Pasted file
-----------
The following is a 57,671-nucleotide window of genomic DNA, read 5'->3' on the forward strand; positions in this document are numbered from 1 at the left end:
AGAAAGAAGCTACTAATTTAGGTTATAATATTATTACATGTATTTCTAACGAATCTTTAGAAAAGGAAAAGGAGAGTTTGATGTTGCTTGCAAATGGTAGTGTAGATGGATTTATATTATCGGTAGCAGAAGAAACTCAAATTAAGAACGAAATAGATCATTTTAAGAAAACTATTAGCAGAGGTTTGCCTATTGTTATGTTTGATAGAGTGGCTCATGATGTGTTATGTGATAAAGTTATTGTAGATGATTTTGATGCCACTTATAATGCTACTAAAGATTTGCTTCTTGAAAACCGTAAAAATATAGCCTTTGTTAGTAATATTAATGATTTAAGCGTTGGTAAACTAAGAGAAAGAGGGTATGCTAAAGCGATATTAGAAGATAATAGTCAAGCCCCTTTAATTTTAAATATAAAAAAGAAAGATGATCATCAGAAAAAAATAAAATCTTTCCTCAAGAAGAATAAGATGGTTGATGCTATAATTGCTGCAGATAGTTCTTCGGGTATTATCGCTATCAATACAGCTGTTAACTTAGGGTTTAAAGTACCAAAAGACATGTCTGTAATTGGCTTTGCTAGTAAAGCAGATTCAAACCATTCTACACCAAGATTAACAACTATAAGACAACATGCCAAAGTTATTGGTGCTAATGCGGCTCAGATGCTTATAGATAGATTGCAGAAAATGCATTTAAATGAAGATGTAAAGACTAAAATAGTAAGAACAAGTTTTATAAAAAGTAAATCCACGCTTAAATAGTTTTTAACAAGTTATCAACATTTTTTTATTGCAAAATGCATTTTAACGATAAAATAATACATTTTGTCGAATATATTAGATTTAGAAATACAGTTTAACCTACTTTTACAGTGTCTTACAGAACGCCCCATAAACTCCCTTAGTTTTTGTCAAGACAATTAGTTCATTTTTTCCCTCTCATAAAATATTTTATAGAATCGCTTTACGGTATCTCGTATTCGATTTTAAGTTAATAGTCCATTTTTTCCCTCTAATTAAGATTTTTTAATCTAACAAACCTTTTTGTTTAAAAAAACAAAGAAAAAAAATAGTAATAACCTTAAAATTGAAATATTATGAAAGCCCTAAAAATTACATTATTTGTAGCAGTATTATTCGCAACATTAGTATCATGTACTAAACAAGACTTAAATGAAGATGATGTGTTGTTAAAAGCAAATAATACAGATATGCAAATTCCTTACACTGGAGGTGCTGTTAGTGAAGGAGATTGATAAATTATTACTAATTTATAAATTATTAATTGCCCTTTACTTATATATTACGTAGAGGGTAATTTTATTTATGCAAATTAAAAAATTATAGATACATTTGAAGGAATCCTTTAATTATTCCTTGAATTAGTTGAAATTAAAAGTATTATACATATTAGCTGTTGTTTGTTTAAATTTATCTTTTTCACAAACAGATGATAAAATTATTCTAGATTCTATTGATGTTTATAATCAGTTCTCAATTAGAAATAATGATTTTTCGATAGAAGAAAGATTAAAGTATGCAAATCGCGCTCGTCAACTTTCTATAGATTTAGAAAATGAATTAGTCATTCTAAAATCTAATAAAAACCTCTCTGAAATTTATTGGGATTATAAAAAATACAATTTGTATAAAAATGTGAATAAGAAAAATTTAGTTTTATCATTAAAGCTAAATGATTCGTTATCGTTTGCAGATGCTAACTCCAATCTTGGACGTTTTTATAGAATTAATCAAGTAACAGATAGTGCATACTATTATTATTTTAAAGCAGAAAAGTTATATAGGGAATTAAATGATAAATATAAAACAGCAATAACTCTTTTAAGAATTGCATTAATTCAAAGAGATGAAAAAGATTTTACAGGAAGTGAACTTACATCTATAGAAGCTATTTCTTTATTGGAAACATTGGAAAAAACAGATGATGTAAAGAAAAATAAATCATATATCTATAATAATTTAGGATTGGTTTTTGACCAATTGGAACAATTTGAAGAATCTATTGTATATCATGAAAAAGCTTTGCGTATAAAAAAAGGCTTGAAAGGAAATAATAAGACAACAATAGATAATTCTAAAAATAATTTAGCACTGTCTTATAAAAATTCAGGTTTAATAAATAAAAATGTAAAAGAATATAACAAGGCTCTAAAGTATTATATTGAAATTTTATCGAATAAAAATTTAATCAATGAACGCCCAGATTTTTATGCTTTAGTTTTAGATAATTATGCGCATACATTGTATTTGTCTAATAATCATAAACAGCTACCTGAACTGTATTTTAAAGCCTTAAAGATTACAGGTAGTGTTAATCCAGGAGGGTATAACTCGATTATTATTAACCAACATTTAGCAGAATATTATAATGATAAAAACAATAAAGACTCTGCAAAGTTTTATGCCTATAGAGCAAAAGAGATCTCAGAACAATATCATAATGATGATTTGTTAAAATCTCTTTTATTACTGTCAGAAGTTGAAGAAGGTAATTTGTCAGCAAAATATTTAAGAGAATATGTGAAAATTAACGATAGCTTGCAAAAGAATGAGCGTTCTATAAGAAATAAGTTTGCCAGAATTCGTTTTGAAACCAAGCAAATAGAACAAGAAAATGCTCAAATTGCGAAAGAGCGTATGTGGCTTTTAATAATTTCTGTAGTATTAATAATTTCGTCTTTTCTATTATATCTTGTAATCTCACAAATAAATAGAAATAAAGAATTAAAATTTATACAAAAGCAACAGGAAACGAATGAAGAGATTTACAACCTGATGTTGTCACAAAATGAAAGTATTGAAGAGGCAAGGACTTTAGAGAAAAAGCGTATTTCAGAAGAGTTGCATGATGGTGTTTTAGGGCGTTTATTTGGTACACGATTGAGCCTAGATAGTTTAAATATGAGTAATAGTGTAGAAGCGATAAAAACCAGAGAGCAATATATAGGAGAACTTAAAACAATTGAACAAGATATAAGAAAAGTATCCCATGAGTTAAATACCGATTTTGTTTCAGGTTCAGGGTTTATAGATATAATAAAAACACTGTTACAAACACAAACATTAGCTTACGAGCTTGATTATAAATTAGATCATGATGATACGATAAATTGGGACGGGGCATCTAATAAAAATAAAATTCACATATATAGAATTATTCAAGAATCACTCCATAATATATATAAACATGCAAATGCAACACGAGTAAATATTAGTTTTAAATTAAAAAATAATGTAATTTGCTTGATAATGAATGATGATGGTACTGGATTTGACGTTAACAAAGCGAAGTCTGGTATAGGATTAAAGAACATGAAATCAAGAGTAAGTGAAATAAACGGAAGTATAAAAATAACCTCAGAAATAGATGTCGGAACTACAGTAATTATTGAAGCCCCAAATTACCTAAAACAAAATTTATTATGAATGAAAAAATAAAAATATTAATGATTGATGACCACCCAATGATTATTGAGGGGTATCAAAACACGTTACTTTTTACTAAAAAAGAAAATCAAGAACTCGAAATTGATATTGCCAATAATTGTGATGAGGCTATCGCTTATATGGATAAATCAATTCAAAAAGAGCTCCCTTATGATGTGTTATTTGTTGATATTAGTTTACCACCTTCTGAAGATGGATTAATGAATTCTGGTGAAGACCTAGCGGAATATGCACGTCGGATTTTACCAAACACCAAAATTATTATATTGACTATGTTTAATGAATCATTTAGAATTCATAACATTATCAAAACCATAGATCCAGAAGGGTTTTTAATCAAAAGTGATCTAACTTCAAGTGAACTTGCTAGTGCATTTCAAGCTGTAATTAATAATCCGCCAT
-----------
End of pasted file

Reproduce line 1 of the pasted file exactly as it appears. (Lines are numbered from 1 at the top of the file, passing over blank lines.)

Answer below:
The following is a 57,671-nucleotide window of genomic DNA, read 5'->3' on the forward strand; positions in this document are numbered from 1 at the left end: